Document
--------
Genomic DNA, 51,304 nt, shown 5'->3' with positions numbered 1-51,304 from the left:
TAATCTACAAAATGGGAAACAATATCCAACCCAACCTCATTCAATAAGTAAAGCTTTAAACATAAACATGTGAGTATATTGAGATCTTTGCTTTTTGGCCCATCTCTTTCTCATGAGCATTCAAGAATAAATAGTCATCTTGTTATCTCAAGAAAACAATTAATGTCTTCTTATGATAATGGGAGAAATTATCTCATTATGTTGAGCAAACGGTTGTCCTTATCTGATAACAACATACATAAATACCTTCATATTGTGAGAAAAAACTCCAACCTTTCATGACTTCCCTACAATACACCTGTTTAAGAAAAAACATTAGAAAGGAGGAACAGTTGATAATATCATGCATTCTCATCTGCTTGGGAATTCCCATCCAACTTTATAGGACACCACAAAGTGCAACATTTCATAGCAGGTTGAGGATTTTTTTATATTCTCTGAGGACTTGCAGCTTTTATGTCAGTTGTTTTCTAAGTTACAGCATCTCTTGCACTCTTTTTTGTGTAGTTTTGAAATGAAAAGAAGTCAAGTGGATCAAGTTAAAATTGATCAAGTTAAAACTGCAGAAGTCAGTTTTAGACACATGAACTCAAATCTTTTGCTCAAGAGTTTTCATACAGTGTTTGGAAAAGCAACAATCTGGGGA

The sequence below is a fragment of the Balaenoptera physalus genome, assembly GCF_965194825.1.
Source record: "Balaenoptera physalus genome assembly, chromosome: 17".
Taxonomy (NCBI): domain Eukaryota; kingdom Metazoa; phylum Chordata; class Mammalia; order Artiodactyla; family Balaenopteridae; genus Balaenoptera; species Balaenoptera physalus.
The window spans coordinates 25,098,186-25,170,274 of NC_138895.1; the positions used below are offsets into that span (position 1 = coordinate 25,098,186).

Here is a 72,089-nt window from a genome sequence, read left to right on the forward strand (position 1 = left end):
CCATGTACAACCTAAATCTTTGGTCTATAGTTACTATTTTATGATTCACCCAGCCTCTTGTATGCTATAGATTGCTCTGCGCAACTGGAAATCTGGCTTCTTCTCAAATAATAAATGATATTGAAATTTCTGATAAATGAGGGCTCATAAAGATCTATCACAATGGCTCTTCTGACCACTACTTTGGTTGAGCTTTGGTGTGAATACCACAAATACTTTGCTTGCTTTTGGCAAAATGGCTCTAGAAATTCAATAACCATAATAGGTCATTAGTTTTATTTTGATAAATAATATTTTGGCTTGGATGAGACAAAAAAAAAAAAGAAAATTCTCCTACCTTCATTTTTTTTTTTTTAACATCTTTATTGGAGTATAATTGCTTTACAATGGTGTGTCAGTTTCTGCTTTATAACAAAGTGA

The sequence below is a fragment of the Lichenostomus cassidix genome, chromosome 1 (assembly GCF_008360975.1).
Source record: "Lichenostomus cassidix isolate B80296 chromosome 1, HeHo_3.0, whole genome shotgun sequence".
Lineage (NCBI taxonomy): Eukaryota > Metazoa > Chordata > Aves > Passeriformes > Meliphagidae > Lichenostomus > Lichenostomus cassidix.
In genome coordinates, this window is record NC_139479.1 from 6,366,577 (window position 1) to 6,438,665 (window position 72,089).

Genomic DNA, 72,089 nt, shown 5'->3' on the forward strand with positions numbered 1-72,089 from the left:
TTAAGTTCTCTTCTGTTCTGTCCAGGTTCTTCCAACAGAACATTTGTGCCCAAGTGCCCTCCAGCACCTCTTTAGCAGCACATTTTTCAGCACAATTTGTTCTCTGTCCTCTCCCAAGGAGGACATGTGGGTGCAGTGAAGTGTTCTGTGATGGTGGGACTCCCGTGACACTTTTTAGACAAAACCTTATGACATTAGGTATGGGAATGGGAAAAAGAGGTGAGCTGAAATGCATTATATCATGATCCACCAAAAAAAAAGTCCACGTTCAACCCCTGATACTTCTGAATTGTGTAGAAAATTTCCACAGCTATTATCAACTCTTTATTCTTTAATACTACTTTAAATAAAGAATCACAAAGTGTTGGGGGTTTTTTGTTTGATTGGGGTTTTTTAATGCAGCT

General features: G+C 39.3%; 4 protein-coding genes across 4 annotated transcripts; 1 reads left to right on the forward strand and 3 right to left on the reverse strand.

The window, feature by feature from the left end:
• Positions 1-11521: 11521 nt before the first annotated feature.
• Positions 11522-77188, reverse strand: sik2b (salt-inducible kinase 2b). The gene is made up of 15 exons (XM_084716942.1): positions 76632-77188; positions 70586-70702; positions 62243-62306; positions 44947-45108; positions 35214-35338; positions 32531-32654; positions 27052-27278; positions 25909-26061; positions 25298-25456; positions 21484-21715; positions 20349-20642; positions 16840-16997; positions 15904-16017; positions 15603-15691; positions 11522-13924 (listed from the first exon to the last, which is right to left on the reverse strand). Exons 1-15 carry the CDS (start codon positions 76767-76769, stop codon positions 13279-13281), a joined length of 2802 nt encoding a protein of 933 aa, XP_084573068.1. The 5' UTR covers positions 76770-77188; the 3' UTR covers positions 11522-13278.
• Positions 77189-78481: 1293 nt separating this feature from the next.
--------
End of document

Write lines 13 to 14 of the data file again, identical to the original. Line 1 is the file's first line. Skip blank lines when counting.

Genomic DNA, 72,089 nt, shown 5'->3' on the forward strand with positions numbered 1-72,089 from the left:
TTAAGTTCTCTTCTGTTCTGTCCAGGTTCTTCCAACAGAACATTTGTGCCCAAGTGCCCTCCAGCACCTCTTTAGCAGCACATTTTTCAGCACAATTTGTTCTCTGTCCTCTCCCAAGGAGGACATGTGGGTGCAGTGAAGTGTTCTGTGATGGTGGGACTCCCGTGACACTTTTTAGACAAAACCTTATGACATTAGGTATGGGAATGGGAAAAAGAGGTGAGCTGAAATGCATTATATCATGATCCACCAAAAAAAAAGTCCACGTTCAACCCCTGATACTTCTGAATTGTGTAGAAAATTTCCACAGCTATTATCAACTCTTTATTCTTTAATACTACTTTAAATAAAGAATCACAAAGTGTTGGGGGTTTTTTGTTTGATTGGGGTTTTTTAATGCAGCT